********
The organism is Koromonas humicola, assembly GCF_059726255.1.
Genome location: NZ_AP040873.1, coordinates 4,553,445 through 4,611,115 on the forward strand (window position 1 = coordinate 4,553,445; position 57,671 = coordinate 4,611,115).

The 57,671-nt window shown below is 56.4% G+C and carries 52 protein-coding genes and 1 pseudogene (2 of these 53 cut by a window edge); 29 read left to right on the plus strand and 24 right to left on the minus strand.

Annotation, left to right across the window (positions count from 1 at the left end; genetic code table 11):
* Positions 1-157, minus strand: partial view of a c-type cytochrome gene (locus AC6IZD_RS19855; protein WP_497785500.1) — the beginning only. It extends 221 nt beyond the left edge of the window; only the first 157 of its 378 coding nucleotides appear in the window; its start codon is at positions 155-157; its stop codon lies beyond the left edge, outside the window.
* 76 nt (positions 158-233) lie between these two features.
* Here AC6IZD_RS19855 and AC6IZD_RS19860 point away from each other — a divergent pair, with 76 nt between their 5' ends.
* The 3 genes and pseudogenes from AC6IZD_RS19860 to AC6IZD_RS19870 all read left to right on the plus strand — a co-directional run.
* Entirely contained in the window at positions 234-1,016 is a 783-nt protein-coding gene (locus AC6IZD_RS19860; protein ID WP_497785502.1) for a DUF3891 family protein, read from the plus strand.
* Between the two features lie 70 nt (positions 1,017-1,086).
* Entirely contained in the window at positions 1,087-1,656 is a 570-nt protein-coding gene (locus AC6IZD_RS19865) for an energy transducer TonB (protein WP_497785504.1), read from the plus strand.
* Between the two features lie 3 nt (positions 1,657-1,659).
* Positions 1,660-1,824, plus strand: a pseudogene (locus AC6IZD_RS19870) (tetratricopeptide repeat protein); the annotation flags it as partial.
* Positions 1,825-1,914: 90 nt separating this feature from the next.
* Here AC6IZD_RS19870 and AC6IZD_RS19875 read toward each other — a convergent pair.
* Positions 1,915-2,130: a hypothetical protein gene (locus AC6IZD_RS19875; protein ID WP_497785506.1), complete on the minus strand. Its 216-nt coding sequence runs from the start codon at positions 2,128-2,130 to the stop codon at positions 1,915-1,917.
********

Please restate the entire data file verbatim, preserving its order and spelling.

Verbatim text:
The organism is Koromonas humicola, assembly GCF_059726255.1.
Genome location: NZ_AP040873.1, coordinates 4,553,445 through 4,611,115 on the forward strand (window position 1 = coordinate 4,553,445; position 57,671 = coordinate 4,611,115).

The 57,671-nt window shown below is 56.4% G+C and carries 52 protein-coding genes and 1 pseudogene (2 of these 53 cut by a window edge); 29 read left to right on the plus strand and 24 right to left on the minus strand.

Annotation, left to right across the window (positions count from 1 at the left end; genetic code table 11):
* Positions 1-157, minus strand: partial view of a c-type cytochrome gene (locus AC6IZD_RS19855; protein WP_497785500.1) — the beginning only. It extends 221 nt beyond the left edge of the window; only the first 157 of its 378 coding nucleotides appear in the window; its start codon is at positions 155-157; its stop codon lies beyond the left edge, outside the window.
* 76 nt (positions 158-233) lie between these two features.
* Here AC6IZD_RS19855 and AC6IZD_RS19860 point away from each other — a divergent pair, with 76 nt between their 5' ends.
* The 3 genes and pseudogenes from AC6IZD_RS19860 to AC6IZD_RS19870 all read left to right on the plus strand — a co-directional run.
* Entirely contained in the window at positions 234-1,016 is a 783-nt protein-coding gene (locus AC6IZD_RS19860; protein ID WP_497785502.1) for a DUF3891 family protein, read from the plus strand.
* Between the two features lie 70 nt (positions 1,017-1,086).
* Entirely contained in the window at positions 1,087-1,656 is a 570-nt protein-coding gene (locus AC6IZD_RS19865) for an energy transducer TonB (protein WP_497785504.1), read from the plus strand.
* Between the two features lie 3 nt (positions 1,657-1,659).
* Positions 1,660-1,824, plus strand: a pseudogene (locus AC6IZD_RS19870) (tetratricopeptide repeat protein); the annotation flags it as partial.
* Positions 1,825-1,914: 90 nt separating this feature from the next.
* Here AC6IZD_RS19870 and AC6IZD_RS19875 read toward each other — a convergent pair.
* Positions 1,915-2,130: a hypothetical protein gene (locus AC6IZD_RS19875; protein ID WP_497785506.1), complete on the minus strand. Its 216-nt coding sequence runs from the start codon at positions 2,128-2,130 to the stop codon at positions 1,915-1,917.